The Social Security Administration relies on the knowledge, experience and expertise of medical professional to determine whether someone with a mental illness is eligible to receive Social Security Disability Insurance (SSDI) benefits.
The process of examining and researching a variety of mentally disabling conditions and ensuring that they meet eligibility or criteria standards involves a series of guidelines that are found in the Social Security Administration's "Blue Book," a publication also known as the Disability Evaluation under Social Security.
Mental Illness Criteria
In order to be considered for benefits under the mental illness category, an individual may be tested on their ability to recall instructions and/or understand and carry out a variety of tasks. The individual is also tested as to whether they respond in an appropriate manner to work pressure, in their relationships with coworkers, and their ability to take instruction and respond in a positive manner to supervision.
An individual's treatment history as well as responses to such questions as well as treatment is also evaluated. In addition, documents that detail current ability in spite of a disabling mental condition, as well as what a person cannot do because of that disabling mental condition, are also evaluated.
Disability Evaluation under Social Security
Section 112.00 of the Blue Book defines disability evaluations for children under age the age of 18. As an example, the category of mental impairments may include organic mental disorders, psychotic disorders, schizophrenic, delusional disorders and mood disorders. Aspects of mental retardation as well as anxiety disorders, personality disorders and autistic and attention deficit hyperactivity disorders are also evaluated under this category.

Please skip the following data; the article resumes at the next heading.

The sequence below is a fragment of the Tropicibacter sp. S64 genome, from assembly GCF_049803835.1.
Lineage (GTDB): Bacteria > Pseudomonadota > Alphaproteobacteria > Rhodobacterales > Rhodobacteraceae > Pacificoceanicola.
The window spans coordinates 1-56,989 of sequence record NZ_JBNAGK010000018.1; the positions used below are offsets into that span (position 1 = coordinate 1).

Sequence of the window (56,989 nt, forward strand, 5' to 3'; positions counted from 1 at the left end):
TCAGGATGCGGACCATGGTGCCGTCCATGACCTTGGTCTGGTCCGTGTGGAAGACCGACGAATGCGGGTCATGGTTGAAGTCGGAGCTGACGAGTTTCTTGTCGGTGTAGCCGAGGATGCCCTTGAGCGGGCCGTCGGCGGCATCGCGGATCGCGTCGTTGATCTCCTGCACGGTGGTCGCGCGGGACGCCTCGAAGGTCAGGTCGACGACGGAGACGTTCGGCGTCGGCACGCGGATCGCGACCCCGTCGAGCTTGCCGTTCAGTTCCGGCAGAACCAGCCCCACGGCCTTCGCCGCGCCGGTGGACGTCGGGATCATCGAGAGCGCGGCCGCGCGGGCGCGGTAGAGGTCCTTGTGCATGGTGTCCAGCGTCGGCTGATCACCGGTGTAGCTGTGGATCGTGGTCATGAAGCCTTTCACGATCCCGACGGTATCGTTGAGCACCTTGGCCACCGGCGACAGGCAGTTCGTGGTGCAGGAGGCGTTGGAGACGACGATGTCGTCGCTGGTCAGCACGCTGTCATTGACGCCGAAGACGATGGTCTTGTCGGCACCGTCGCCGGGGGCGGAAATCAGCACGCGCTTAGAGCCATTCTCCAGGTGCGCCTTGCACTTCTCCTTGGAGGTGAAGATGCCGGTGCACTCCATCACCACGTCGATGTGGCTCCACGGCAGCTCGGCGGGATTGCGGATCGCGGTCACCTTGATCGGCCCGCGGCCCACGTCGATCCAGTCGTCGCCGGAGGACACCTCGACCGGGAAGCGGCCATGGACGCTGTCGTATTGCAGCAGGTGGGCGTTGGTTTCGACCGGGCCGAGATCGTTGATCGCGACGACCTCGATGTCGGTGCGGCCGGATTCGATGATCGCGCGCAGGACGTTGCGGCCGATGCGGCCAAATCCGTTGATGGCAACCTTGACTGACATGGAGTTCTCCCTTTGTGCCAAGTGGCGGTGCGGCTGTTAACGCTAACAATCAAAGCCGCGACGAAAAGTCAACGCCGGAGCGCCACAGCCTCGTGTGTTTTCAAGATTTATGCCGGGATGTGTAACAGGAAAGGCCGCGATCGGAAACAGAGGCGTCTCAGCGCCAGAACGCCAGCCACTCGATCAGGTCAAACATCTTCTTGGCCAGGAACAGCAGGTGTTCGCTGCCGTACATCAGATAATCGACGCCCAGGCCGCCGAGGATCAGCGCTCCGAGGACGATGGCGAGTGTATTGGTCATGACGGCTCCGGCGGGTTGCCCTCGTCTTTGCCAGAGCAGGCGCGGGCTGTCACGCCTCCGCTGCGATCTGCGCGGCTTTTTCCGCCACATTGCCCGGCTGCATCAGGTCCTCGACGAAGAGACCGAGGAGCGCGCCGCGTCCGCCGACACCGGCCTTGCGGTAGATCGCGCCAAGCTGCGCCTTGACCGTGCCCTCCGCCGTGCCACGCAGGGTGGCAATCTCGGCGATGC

Medical evidence must include signs, symptoms, and developmental or psychological test findings and measurements of severity based on functional limitations caused by mental impairment. A few of the functions tested will include cognitive and communicative functions, motor function, concentration, and personal functional abilities.
Testing is adapted to certain age groups, such as those under age 12, adolescents or those ages 12 to 18. Adults likewise undergo similar testing for cognitive functioning and ability based on doctor's diagnosis and prognosis.
Acceptable Medical Sources for Disability Claim
The Social Security Administration accepts documentation, medical records, and diagnosis as well as a prognosis outcome from licensed physician and psychiatrist and psychologist. The Social Security Administration will request evidence supporting mental disability claims. This information comes directly from doctors, psychologists or psychiatrists treating the individual who is applying for Social Security Disability benefits.
The Social Security Administration also prefers records from a medical professional or professionals currently involved in the treatment of the individual over longer periods of time, rather than a medical professionals, such as a psychiatrist or psychologist, who only sees a patient one or two times, during a brief hospital stay or during a one-time consultation or examination.
A doctor who has seen the individual for a longer period is able to offer a greater range of medical evidence and tracking of the development over time. The diagnosis of a mental disorder must be documented in medical records based on acceptable medical evidence sources in order for an applicant to qualify for disability benefits.